Re: An alternative to ST and AAT

Gerrit Hanenburg (
Fri, 1 Nov 1996 10:21:34 GMT (Paul Crowley) wrote:

>No, it's not just speculation. Ecological niches get filled.

But ecological niches cannot be identified independently of the
species that occupy them,and that makes it impossible to say into how
many niches a certain ecological space can be divided.
The African savanna supports numerous sympatric bovid species but it
is impossible to say if there is not room for yet another terrestrial
herbivore. Ecological space is not like a box filled with apples ("a
picture held us captive" ;-). It is dynamic and multidimensional,and
interspecific competition is only one factor influencing it. The idea
that an arboreal species cannot evolve to occupy a (semi)terrestrial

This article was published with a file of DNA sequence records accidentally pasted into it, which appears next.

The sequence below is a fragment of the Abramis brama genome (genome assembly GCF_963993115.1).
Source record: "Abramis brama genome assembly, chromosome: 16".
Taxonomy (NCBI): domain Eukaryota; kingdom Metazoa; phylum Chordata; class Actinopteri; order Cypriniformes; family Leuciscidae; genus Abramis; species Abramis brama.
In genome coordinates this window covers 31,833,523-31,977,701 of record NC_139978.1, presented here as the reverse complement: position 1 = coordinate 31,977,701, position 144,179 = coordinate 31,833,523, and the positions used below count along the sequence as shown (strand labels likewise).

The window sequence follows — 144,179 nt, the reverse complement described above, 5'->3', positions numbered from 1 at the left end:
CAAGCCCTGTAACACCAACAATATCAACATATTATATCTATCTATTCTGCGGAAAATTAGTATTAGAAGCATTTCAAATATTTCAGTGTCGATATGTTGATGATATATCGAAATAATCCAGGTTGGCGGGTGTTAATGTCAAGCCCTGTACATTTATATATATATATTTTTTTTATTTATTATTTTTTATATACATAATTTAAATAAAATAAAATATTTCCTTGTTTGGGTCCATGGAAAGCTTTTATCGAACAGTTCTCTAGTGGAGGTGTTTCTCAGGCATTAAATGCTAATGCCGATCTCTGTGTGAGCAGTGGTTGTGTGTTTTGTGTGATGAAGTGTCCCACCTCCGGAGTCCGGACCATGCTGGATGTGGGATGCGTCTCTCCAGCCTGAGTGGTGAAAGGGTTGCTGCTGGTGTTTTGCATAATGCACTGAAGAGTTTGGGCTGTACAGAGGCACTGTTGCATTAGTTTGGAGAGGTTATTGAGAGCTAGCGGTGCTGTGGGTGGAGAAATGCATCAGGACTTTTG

niche because it will be driven back into the trees by what's already
there is a very simple,impoverished view. Adaptive radiations (of
which cercopithecoids and bovids are examples) clearly demonstrate
that there are numerous vacancies.

>The terrestrial primate ones are occupied by large variety.

But that doesn't mean terrestrial ecological space is saturated.

>It's very hard to see how a gibbon or an orang or other purely
>arboreal primate could establish itself on the ground in a new
>niche in the face of such competition.

As long as there is a resource to be exploited,even if it is one
that's already exploited but not exhausted by the terrestrial
"professionals",there's an opportunity.

>Further, purely arboreal species tend to become very specialised
>with particular adaptations that virtually debar the adoption of
>a terrestrial role. Typically these include a degree of
>clumsiness on the ground that amounts to an inability to make
>effective progression.

That doesn't mean a terrestrial niche is inaccessable.
You have to specify effectiveness in relation to goals.
Chimpanzees are quite "clumsy" on the ground compared to ungulates,but
that didn't prevent them from becoming semi(terrestrial).

>> > The niche would almost certainly have been already filled.

Like a bottle with water.